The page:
To finish a Master’s degree, students have to write a dissertation. As I’m on that path and out of curiosity, I wanted to get some insights on the dissertations written on my university in the last years. This was also a great opportunity to practice some data extraction and visualization skills that I learned by reading the free book R for Data Science.
Universities in Portugal publish student dissertations on the Renates platform. We can freely search and download these works with some limitations, as the download can be restricted (ex: contains information that a company does not want made public yet), but some data is always available. Search is limited by 200 results, so a search by year and course is necessary.
To export the data, a convenient excel spreadsheet can be downloaded. I had some problems with the files as I couldn’t use the readxl library, although it supported the legacy .xls format. As such, I opted to open Excel and re-save the files as there were only a few of them. There is a column with the repository url to a page that contains a link with the dissertation pdf, which had to be scraped using the rvest library. I did not parallelize the downloads to not overload the servers, so the process took a few minutes.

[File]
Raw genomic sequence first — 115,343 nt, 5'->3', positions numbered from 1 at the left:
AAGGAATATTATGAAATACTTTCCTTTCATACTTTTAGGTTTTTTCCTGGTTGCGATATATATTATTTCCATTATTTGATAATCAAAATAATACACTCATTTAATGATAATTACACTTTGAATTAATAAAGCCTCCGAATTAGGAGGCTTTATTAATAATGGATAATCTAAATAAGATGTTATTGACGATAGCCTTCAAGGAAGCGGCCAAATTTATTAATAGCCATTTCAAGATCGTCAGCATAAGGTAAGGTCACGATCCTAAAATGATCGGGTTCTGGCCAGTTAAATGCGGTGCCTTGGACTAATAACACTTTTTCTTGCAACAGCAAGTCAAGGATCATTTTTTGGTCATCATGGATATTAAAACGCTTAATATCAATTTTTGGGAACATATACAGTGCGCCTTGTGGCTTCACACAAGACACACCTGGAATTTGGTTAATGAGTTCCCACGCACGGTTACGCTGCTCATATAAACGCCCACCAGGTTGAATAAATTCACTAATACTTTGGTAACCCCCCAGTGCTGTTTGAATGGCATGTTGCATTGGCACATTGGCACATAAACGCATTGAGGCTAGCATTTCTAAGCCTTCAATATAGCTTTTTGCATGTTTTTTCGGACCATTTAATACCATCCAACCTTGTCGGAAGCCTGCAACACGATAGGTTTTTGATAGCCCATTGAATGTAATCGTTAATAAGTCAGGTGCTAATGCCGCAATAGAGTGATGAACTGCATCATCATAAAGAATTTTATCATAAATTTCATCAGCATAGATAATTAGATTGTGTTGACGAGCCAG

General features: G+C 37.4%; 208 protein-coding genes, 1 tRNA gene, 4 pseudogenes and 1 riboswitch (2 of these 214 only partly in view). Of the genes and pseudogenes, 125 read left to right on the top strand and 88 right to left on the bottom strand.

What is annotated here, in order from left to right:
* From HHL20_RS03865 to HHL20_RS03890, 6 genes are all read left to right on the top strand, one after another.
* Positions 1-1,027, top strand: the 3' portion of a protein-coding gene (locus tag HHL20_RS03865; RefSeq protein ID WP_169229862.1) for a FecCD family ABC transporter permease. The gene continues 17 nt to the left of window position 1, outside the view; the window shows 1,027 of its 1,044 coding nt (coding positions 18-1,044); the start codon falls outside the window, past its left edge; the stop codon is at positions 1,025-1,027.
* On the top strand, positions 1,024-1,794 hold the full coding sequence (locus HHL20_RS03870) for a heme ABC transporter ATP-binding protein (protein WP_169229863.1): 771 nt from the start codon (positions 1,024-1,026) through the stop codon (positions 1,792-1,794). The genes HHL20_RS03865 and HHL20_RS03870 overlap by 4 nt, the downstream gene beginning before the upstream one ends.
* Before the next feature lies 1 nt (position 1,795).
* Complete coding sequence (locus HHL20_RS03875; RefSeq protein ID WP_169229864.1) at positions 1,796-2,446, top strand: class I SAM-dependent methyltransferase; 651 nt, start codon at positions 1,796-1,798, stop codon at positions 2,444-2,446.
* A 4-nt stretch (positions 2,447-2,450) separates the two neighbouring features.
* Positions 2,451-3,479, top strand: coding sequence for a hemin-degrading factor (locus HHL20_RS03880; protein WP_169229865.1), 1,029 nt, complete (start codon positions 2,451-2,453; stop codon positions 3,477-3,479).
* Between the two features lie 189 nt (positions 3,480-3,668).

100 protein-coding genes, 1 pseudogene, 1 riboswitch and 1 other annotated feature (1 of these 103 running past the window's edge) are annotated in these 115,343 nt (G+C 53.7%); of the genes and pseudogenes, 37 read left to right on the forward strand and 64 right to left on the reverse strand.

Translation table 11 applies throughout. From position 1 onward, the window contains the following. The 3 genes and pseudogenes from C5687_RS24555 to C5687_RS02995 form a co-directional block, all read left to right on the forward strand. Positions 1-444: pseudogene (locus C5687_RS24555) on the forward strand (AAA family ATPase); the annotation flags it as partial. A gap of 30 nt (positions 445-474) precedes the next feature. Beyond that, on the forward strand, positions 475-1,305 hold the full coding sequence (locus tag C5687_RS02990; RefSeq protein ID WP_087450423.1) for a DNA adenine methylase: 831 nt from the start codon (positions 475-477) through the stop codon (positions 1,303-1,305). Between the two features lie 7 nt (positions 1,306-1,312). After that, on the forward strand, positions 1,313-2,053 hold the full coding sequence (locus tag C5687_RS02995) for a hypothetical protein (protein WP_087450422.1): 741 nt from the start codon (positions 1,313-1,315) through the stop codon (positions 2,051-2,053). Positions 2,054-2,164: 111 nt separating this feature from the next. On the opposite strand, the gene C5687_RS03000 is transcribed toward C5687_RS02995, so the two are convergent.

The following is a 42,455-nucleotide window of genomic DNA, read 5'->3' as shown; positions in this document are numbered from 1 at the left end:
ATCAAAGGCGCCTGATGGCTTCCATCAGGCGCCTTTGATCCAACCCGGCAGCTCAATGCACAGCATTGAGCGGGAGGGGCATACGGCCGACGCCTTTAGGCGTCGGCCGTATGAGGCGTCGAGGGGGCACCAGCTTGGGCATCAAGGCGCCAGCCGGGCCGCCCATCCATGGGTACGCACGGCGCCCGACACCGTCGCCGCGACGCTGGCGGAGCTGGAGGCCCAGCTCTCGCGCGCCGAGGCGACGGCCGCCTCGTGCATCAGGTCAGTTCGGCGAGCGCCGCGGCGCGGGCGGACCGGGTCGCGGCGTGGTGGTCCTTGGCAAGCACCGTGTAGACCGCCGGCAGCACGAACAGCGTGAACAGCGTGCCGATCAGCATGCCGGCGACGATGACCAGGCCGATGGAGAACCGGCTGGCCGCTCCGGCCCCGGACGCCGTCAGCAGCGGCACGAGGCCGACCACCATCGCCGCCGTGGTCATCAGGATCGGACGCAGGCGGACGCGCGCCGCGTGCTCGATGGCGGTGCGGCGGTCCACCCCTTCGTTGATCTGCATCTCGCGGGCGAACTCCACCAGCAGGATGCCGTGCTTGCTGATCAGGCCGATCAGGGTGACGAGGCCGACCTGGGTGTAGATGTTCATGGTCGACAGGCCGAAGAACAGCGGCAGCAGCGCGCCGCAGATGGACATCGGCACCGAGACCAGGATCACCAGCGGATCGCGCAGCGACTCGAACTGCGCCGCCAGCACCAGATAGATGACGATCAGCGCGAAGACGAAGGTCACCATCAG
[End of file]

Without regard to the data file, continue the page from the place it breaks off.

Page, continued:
Here’s a glimpse of the wrangled data:
## Observations: 292
There are 262 male students and 30 female students that finished their disserations between 2013 and 2018. More than 100 students are enrolling each year, so the number of dissertations is a bit low.
We have 6 different specializations, but 2 of them were discontinued/renamed, I know that “Arquitetura, Sistemas e Redes” is similar to “Sistemas Computacionais” and “Tecnologias do Conhecimento e Decisão” is the same as “Sistemas de Informação e Conhecimento”, so I will make those transformations for this analysis.
No significant difference in grades between different specializations.
On average people write about 123 pages.
The advisors assist students from multiple specializations and grades are well distributed. A bit of jittering and transparency was used in this categorical scatter plot to aid in interpretation.
The number of words correlates with the number of pages as expected.
There is some difference in the distributions, but I would like more data as most works are graded between 14 and 16. Update: these grades are actually final course grades, not the dissertation grades.
Artificial intelligence, mobile systems and web development seem to be hot topics.
R and tidyverse are very helpful tools for data visualization and exploration. I have recently gained an interest on distributed systems and machine learning, so for the latter I will be signing up on Kaggle and learn some new things on my free time. The full analysis, which is mainly focused on creating different visualizations, is available on Github.